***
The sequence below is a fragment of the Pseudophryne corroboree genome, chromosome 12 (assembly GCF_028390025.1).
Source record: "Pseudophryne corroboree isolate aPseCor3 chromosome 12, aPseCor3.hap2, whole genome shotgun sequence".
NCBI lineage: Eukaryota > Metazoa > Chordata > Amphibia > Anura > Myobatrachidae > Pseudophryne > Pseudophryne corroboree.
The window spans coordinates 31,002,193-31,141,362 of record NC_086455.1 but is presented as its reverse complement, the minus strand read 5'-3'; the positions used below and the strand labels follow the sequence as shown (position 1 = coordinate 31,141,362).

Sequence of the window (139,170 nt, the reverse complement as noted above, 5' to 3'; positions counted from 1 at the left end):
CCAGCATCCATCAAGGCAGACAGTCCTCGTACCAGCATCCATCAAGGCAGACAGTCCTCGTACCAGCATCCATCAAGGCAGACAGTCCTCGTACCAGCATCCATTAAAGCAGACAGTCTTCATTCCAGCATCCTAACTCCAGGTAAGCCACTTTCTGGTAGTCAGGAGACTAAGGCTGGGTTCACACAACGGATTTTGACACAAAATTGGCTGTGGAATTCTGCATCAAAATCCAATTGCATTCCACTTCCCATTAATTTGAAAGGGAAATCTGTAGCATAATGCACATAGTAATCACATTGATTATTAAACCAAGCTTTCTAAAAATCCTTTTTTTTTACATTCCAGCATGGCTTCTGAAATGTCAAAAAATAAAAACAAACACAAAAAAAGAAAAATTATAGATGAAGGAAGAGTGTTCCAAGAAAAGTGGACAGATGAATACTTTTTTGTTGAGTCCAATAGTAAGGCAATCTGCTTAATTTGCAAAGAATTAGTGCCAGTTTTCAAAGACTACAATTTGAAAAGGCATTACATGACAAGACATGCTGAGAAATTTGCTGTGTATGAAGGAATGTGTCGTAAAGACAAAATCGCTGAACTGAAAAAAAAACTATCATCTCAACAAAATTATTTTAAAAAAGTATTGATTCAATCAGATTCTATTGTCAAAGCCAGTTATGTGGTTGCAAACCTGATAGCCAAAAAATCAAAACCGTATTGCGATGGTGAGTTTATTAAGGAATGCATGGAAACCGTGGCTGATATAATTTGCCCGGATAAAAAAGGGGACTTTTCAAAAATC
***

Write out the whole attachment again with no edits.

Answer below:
The sequence below is a fragment of the Pseudophryne corroboree genome, chromosome 12 (assembly GCF_028390025.1).
Source record: "Pseudophryne corroboree isolate aPseCor3 chromosome 12, aPseCor3.hap2, whole genome shotgun sequence".
NCBI lineage: Eukaryota > Metazoa > Chordata > Amphibia > Anura > Myobatrachidae > Pseudophryne > Pseudophryne corroboree.
The window spans coordinates 31,002,193-31,141,362 of record NC_086455.1 but is presented as its reverse complement, the minus strand read 5'-3'; the positions used below and the strand labels follow the sequence as shown (position 1 = coordinate 31,141,362).

Sequence of the window (139,170 nt, the reverse complement as noted above, 5' to 3'; positions counted from 1 at the left end):
CCAGCATCCATCAAGGCAGACAGTCCTCGTACCAGCATCCATCAAGGCAGACAGTCCTCGTACCAGCATCCATCAAGGCAGACAGTCCTCGTACCAGCATCCATTAAAGCAGACAGTCTTCATTCCAGCATCCTAACTCCAGGTAAGCCACTTTCTGGTAGTCAGGAGACTAAGGCTGGGTTCACACAACGGATTTTGACACAAAATTGGCTGTGGAATTCTGCATCAAAATCCAATTGCATTCCACTTCCCATTAATTTGAAAGGGAAATCTGTAGCATAATGCACATAGTAATCACATTGATTATTAAACCAAGCTTTCTAAAAATCCTTTTTTTTTACATTCCAGCATGGCTTCTGAAATGTCAAAAAATAAAAACAAACACAAAAAAAGAAAAATTATAGATGAAGGAAGAGTGTTCCAAGAAAAGTGGACAGATGAATACTTTTTTGTTGAGTCCAATAGTAAGGCAATCTGCTTAATTTGCAAAGAATTAGTGCCAGTTTTCAAAGACTACAATTTGAAAAGGCATTACATGACAAGACATGCTGAGAAATTTGCTGTGTATGAAGGAATGTGTCGTAAAGACAAAATCGCTGAACTGAAAAAAAAACTATCATCTCAACAAAATTATTTTAAAAAAGTATTGATTCAATCAGATTCTATTGTCAAAGCCAGTTATGTGGTTGCAAACCTGATAGCCAAAAAATCAAAACCGTATTGCGATGGTGAGTTTATTAAGGAATGCATGGAAACCGTGGCTGATATAATTTGCCCGGATAAAAAAGGGGACTTTTCAAAAATC